The amended regulations also increase HSE's discretionary power to revoke a licence if the holder is found to be in breach of any health and safety legislation.
For details of licensed contractors and details of how to apply for a licence, contact the HSE Asbestos Licensing Unit, Belford House, 59 Belford Road, Edinburgh EH14 3UE Telephone: 0131 247 2135; Fax: 0131 247 2143.
The Asbestos (Prohibitions) Regulations 1992 as amended.
These regulations prohibit the importation into the United Kingdom, and the supply and use within Great Britain, of amphibole asbestos - crocidolite (blue) asbestos and amosite (brown) asbestos, and, as amended in 1999, of chrysotile (white) asbestos. These regulations do not cover the supply and fitting of asbestos-containing vehicle brake linings. This is prohibited by separate regulations from the Department of the Environment, Transport and the Regions - The Road Vehicles (Brake Linings Safety) Regulations 1999
Proposed Duty to Manage Asbestos
WHERE IS ASBESTOS FOUND IN BUILDINGS?
In general, the materials that contain a high percentage of asbestos are more easily damaged and the above list is roughly in order of ease of fibre release.
Asbestos may be present if the building was constructed or refurbished between 1950 - 1980 and particularly if it also has a steel frame and/or boilers with thermal insulation. If present, you will need to know the location, form and condition of the material. You might need to arrange to analyse samples of materials that you suspect contain asbestos. Do not break or damage such material - samples should only be taken by suitably trained people (look for UKAS or NAMAS accredited companies under ‘Laboratories’ or ‘Analytical Research Chemists’ in Yellow Pages).
Assessing the condition of asbestos materials involves considering the risk of asbestos fibres being released into the air:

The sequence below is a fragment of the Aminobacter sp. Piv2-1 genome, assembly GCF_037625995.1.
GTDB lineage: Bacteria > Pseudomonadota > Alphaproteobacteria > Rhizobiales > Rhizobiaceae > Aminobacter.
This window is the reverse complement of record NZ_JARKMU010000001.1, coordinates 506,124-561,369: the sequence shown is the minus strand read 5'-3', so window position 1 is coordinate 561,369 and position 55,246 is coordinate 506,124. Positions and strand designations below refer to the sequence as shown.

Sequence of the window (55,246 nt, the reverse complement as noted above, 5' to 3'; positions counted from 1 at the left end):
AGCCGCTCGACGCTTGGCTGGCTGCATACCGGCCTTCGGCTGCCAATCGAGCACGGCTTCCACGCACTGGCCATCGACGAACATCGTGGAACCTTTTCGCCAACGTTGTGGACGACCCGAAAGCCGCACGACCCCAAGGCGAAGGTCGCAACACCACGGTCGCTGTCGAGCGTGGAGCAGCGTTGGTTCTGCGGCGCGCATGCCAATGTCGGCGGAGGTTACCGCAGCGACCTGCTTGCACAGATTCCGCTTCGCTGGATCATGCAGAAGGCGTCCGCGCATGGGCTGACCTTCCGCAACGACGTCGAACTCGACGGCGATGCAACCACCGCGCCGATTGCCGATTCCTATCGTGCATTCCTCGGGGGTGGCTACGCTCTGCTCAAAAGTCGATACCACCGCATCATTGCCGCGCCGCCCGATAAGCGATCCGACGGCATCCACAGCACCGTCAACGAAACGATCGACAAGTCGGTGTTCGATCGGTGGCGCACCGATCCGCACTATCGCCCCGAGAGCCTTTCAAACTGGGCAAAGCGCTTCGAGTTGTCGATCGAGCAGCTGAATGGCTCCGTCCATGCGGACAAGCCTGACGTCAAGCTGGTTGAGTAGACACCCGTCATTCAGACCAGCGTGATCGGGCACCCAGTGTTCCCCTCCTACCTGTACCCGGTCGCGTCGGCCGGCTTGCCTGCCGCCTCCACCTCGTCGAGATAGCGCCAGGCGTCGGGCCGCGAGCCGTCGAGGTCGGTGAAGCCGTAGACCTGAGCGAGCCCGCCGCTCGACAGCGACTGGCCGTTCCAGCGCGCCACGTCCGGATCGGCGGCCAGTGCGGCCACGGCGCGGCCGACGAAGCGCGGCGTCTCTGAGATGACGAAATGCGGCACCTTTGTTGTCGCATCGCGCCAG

Deciding what to do depends on the condition and type of the material:
a)Good condition/not likely to be damaged/not likely to be worked on
>>>Safest to leave the material in place and introduce a management system.
For this to be effective the owner/occupier of the premises must be in a position to exercise control over access by workers, contractors etc. and be prepared to exercise that control.
b)Poor condition/likely to be damaged or disturbed
>>>Need to repair, seal, enclose or remove
Taking action offers a number of options:
Removal of Asbestos
Remember that work on asbestos insulation board, coating & lagging (including sealing & removal) must normally be done only by a contractor licensed by the HSE.
DISPOSAL OF ASBESTOS
Asbestos waste should be double-bagged in heavy-duty polythene bags and clearly labelled with the prescribed label before it is transported to an appropriately licensed disposal site.
The landfill site situated at Tuttle Hill in Nuneaton is licensed to receive asbestos waste.
WHAT YOU SHOULD TELL YOUR WORKERS/CONTRACTORS
Details about any asbestos materials (location, type etc.) and make them aware of any asbestos register. Referral of any enquiries etc should be to an appropriate nominated person identified in the management system.
Precautions to be taken if necessary i.e.
1)Never strip out asbestos insulation - the law requires a specialist contractor to do this to strict rules.
2)Where minor work on materials containing asbestos (e.g. asbestos cement) is to be carried out by workers/ contractors, make sure that they know they are working with asbestos and what precautions they should take e.g.
Always refer to current guidance or contact the Health and Safety Team for further advice.
1.A short Guide to Managing Asbestos in Premises (HSE) (INDG223) single copy free (ISBN 0 7176 2564 8)
2.Working with Asbestos in Buildings (1999) (INDG 289) (0 7176 1697 5).
3.The Control of Asbestos at Work: Approved Code of Practice (L27) 1999 0 7176 1673 8
4.Work with asbestos insulation, asbestos coating and asbestos insulating board etc. - Approved Code of Practice (L28) ISBN 0 7176 1674 6
5.Booklet HSG 213-Introduction to Asbestos Essentials(HSE). ISBN 0 71761 901X.